The research questions generated from the study relate to identifying significant and common sources of variation in MDF manufacture beyond the mean of the distribution of the response variable IB. Important research questions relate to the relative influence of "Core Scavenger Resin %," "Face Humidity," and "Core Water to Wood" in the manufacture of the IB of MDF. Additional designed experimentation in an industrial setting may lead to additional scientific inference and quantification of causality for these process variables.

Quantile regression methods can improve forest products manufacturers' knowledge of process variation. Improved knowledge of process variation facilitates variation reduction and costs savings, both vital for the long-term sustained business competitiveness of this important forest products industry.

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(1) "Large-scale production of MDF began in the 1980s. MDF is an engineered wood product formed by breaking down softwood into wood fibers, often in a defibrator (i.e. "refiner"), combining it with wax and resin, and forming panels by applying high temperature and pressure (http://en.wikipedia.org/wiki/Medium-density_fibreboard). MDF has become one of the most popular composite materials in recent years. MDF is uniform, dense, smooth, and free of knots and grain patterns, and is an excellent substitute for solid wood in many applications. Its smooth surfaces also make MDF an excellent base for veneers and laminates. Builders use MDF in many capacities, such as in furniture, shelving, laminate flooring, decorative molding, and doors. MDF can be nailed, glued, screwed, stapled, or attached with dowels, making it a versatile product" (www.wisegeek.com/what-is-mdf.htm).

(2) An affine (from the Latin, affinis, "connected with") subspace of a vector space (sometimes called a linear manifold) is a coset of a linear subspace. A linear subspace of a vector space is a subset that is closed under linear combinations, e.g., linear regression equation of a linear subspace (http://mathworld.wolfram.com/AffineFunction.html. 2006).

(3) There has been a dispute about who first discovered the method of least squares. It appears that it was discovered independently by Carl Friedrich Gauss ( 1777 to 1855) and Adrien Marie Legendre (1752-1833), that Gauss started using it before 1803 (he claimed in about 1795, but there is no corroboration of this earlier date), and that the first account was published by Legendre in 1805, see Draper and Smith (1981).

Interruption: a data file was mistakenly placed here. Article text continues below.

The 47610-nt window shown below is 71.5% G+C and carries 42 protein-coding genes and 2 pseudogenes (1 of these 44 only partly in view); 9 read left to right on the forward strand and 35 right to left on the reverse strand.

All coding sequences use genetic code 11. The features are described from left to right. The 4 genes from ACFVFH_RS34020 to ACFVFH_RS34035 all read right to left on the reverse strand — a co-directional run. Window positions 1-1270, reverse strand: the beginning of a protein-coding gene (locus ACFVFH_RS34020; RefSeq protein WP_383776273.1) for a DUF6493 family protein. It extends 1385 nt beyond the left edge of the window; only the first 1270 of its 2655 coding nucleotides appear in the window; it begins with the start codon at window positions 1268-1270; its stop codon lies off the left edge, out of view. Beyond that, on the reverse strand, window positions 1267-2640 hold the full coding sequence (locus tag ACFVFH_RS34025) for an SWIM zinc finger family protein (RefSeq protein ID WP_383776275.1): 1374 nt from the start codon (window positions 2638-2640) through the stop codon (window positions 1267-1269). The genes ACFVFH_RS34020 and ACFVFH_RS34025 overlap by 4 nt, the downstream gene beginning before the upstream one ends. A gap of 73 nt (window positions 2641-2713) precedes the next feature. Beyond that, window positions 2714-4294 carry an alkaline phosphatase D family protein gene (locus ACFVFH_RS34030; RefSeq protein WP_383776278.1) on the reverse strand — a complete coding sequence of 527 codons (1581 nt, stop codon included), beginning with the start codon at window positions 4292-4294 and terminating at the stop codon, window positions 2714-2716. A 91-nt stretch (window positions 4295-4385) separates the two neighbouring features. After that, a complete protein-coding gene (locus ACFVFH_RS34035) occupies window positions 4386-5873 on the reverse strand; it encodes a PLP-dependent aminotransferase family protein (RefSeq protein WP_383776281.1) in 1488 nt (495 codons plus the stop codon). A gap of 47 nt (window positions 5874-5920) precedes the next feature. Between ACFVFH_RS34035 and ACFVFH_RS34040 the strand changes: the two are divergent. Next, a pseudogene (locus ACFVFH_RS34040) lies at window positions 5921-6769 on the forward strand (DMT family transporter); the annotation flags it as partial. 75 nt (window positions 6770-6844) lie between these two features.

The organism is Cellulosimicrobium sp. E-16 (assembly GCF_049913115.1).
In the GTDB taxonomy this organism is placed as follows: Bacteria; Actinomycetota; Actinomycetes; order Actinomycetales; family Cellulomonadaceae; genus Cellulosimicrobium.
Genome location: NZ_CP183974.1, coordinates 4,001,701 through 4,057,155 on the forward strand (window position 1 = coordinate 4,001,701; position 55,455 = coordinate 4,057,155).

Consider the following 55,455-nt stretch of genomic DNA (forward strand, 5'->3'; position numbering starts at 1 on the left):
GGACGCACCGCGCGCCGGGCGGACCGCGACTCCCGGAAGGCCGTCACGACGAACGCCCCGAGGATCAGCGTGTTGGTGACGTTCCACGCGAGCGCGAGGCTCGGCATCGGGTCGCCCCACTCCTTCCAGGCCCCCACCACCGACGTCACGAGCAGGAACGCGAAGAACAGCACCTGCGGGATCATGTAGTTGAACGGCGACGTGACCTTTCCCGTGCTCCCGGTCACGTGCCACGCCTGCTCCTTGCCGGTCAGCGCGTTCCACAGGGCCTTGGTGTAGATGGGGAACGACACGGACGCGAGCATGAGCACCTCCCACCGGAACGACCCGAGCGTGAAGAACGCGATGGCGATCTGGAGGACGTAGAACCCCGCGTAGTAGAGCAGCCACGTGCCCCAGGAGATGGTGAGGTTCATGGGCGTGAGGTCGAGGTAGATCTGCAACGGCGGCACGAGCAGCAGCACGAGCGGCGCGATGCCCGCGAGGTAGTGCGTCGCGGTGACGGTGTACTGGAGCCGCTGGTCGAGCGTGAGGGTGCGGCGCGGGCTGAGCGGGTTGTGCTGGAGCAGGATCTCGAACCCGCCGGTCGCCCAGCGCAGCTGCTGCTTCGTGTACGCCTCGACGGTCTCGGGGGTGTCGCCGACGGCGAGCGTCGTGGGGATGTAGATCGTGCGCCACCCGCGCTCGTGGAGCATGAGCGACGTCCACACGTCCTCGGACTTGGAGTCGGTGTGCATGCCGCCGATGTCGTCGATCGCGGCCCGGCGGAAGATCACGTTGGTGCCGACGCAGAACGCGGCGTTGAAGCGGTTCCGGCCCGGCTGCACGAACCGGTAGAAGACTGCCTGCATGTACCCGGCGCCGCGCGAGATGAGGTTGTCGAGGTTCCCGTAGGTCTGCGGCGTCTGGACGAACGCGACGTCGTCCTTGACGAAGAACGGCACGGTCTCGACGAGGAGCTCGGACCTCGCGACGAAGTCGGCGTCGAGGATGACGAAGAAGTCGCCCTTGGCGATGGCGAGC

(4) Variants of this idea were proposed in the mid-eighteenth century by Boscovich and subsequently investigated by Laplace and Edgeworth (Koenker and Hallock 2001).

(5) Scaled estimate is a helpful statistic in MLR models in that it illustrates the relative influence of independent variables on the response variable. The scaled estimate is the influence that an independent variable has on the response variable when the independent variable moves one-half its range used in the model.

(6) It is important to note that multiple parameter models can be built using quantile regression, but for the purposes of illustration we chose to look only at the single parameter ease.

The authors are, respectively, Research Associate Professor, Forest Products Center; former Graduate Research Assistant, Forest Products Center and Dept. of Statistics, Operations, and Management Sci. (currently Statistician with Eastman Chemical Company); and Professor, Associate Professor, and Associate Professor, Dept. of Statistics, Operations, and Management Sci.; all at the Univ. of Tennessee, Knoxville, Tennessee (tmyoungl@utk.edu, fguess@utk.edu, bensmail@utk.edu, rleon@utk.edu). This research was partially supported by The Univ. of Tennessee Agri. Expt. Sta. McIntire Stennis E112215 (MS-75); USDA Special Wood Utilization Grants R112219-150 and Rl12219-184. Funding was also provided by Univ. of Tennessee, Dept. of Statistics, Operations, and Management Sci. This paper was received for publication in May 2007. Article No. 10352.